North West prisoners given ‘military-style’ classes to boost employment chances after release

By Mihaela Ivantcheva

A pilot scheme will give prisoners across the North West ‘intensive military-style’ lessons in maths and English to boost their employment chances and break the cycle of re-offending.

Prisons in Manchester and Styal are among those chosen to take part in the scheme announced by Business Secretary Vince Cable, along with Garth, Kirkham, Lancaster Farms and Altcourse.

The compulsory classes, which are based on a programme used for new recruits in the Royal Navy, Army and Royal Air Force, will consist of 35 hours of lessons in one week block.

The courses will be paid for from the £153.6m budget spent on education programmes in prisons across England this year.

Dr Cable said: “Crime blights lives, both for the offender and the victim.

“That is why we are piloting this programme in prisons, so we can give prisoners the basic skills they need to get their lives on track and bring down re-offending rates.”

According to the National Audit Office re-offending costs the public purse between £9.5 billion and £13 billion a year.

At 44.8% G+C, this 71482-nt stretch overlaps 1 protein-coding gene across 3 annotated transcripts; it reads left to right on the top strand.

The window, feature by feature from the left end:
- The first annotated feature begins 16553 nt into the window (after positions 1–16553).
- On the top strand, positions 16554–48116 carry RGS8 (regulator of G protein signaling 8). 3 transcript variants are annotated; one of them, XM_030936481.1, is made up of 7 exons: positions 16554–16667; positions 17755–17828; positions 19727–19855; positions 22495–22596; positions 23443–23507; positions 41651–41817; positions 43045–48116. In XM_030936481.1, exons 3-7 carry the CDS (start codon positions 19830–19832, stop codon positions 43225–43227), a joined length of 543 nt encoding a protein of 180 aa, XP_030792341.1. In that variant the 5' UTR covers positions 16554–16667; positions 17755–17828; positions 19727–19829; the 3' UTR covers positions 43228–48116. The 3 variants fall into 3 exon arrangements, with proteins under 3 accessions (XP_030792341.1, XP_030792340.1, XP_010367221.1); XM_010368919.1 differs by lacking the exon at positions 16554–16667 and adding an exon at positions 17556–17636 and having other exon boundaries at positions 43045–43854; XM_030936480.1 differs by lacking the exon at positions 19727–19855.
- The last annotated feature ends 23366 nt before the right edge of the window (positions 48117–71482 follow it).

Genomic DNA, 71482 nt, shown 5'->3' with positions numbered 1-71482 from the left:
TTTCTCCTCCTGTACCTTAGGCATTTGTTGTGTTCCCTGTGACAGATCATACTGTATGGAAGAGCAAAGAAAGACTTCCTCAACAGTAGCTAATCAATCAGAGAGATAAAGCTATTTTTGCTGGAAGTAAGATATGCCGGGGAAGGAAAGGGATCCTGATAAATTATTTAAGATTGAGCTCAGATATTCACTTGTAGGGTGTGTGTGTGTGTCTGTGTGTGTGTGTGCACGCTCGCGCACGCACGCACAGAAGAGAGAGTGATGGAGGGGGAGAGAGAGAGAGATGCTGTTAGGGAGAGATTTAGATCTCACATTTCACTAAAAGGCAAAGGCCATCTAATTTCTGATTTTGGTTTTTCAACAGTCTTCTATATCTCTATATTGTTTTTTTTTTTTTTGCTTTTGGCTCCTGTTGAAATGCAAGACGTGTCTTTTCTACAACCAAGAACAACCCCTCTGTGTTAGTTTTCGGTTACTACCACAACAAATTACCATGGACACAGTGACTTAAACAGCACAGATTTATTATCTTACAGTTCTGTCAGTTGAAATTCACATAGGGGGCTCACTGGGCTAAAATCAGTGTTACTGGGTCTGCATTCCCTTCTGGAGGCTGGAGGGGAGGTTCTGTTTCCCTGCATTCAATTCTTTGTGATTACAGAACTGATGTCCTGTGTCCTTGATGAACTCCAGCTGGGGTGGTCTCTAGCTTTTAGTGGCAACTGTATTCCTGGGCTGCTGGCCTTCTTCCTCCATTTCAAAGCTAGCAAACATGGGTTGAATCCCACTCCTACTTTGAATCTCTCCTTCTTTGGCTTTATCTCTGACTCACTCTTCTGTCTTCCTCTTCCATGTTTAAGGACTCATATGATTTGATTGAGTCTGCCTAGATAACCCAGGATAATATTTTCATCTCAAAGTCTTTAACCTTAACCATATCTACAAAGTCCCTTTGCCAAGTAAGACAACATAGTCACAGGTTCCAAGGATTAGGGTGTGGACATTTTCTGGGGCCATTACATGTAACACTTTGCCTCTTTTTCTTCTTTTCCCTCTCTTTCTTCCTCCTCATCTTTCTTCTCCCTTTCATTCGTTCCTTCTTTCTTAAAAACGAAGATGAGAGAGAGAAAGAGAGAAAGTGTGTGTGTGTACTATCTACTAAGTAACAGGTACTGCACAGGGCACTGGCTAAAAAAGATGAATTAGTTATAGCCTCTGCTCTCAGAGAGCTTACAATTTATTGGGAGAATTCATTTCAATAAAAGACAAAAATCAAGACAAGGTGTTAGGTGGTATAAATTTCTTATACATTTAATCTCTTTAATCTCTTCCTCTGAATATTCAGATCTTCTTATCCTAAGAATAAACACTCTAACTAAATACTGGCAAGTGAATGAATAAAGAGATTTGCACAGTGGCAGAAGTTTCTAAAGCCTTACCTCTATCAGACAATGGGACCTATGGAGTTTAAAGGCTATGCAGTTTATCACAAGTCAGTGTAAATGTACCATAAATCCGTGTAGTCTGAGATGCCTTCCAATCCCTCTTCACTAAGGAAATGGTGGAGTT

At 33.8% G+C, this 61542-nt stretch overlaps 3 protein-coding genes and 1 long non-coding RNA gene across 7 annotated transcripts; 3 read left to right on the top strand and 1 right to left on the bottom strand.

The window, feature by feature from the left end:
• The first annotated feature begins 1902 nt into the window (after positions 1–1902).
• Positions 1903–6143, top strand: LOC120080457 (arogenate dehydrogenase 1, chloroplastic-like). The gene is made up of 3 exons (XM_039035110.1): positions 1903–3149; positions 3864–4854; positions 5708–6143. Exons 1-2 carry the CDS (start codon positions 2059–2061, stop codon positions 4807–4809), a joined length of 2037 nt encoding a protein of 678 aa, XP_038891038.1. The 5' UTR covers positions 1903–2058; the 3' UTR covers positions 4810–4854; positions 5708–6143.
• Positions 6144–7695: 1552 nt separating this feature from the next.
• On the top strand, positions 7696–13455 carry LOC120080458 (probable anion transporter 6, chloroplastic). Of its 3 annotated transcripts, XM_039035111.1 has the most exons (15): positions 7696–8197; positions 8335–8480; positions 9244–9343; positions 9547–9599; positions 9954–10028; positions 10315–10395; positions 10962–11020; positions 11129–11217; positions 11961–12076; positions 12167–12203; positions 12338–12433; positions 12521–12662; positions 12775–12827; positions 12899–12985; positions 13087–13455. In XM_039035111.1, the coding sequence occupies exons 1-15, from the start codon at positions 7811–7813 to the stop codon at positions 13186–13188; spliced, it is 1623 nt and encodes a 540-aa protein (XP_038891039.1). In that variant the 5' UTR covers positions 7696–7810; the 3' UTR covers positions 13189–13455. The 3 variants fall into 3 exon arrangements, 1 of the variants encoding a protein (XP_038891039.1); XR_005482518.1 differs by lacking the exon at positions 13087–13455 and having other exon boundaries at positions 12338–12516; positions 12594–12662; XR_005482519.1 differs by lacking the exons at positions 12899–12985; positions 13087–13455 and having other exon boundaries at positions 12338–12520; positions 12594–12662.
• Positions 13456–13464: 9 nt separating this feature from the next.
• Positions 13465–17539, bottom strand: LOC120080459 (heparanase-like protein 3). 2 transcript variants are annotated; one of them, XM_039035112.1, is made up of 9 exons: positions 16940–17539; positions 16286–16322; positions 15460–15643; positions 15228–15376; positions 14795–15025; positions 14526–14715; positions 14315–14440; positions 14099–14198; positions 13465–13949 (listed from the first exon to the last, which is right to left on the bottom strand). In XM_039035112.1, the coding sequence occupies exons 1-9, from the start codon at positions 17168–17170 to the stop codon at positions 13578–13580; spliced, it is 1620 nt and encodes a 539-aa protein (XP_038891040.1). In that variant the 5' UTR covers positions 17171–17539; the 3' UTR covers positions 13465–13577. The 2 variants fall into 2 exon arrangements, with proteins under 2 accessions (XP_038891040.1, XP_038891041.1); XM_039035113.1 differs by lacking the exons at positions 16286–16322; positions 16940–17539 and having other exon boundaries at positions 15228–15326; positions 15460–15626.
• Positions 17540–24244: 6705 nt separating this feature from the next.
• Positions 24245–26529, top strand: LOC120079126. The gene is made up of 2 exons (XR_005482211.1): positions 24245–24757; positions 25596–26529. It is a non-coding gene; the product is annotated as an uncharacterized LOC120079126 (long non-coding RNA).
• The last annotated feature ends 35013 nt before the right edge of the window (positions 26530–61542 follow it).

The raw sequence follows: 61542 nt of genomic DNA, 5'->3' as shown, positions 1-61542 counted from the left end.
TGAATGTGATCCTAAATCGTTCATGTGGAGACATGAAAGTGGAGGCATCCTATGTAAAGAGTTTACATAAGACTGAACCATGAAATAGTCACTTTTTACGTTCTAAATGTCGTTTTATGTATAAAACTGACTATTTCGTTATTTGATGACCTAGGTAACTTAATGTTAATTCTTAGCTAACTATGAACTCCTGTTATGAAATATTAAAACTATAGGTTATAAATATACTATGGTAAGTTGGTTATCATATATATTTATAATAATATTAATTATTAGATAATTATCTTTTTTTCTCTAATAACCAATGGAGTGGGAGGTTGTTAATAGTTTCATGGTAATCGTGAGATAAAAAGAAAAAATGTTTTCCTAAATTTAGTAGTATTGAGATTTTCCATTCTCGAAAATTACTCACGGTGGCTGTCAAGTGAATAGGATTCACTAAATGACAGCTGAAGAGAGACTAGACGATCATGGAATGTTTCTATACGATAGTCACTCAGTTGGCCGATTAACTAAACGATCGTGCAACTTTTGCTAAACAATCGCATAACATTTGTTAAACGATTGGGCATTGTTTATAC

Skills Minister John Hayes said: “This pilot is about ensuring prisoners are more likely to work than commit crime when they leave.

“Breaking the damaging cycle of re-offending and re-imprisonment will not only turn around the lives of countless prisoners, it will also prevent the suffering of their potential victims and reduce the burden on the taxpayer.”

Research has shown that the vast majority, 97%, of offenders say they want to stop offending.

About 68% of surveyed inmates cite that having a job is the biggest factor in helping them to do so.

“We are determined to make prisons places where people learn skills to build lives beyond crime.

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